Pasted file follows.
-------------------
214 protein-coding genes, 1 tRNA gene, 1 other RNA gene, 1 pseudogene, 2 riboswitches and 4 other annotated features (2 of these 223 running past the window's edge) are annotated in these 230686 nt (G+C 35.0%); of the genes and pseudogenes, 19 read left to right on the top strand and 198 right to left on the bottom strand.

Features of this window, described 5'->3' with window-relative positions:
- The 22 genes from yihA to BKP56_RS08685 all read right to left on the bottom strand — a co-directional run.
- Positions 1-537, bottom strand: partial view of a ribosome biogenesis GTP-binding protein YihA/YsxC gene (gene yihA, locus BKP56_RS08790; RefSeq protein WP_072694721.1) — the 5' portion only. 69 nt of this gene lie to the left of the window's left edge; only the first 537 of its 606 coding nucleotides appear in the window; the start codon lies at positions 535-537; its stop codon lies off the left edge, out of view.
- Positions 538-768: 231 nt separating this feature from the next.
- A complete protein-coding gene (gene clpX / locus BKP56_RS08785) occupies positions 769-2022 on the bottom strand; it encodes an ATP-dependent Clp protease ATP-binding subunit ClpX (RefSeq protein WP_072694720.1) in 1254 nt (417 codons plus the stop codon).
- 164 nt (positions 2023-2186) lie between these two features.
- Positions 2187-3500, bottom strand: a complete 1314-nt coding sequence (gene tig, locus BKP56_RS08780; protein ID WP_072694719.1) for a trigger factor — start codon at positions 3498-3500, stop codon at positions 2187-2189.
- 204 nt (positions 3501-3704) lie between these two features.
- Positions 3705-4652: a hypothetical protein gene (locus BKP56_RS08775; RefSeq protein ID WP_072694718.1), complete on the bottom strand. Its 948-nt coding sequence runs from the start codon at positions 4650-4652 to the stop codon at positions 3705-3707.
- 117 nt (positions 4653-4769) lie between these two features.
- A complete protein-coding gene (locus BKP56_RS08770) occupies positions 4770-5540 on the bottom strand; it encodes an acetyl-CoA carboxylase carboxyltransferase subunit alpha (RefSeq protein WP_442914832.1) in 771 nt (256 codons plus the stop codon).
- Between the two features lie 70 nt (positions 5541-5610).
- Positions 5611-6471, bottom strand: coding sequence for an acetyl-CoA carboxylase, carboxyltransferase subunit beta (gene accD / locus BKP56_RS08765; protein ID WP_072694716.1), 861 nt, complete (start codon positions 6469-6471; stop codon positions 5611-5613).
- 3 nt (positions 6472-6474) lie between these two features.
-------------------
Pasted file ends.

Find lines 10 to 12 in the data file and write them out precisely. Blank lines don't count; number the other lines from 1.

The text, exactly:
- Positions 3705-4652: a hypothetical protein gene (locus BKP56_RS08775; RefSeq protein ID WP_072694718.1), complete on the bottom strand. Its 948-nt coding sequence runs from the start codon at positions 4650-4652 to the stop codon at positions 3705-3707.
- 117 nt (positions 4653-4769) lie between these two features.
- A complete protein-coding gene (locus BKP56_RS08770) occupies positions 4770-5540 on the bottom strand; it encodes an acetyl-CoA carboxylase carboxyltransferase subunit alpha (RefSeq protein WP_442914832.1) in 771 nt (256 codons plus the stop codon).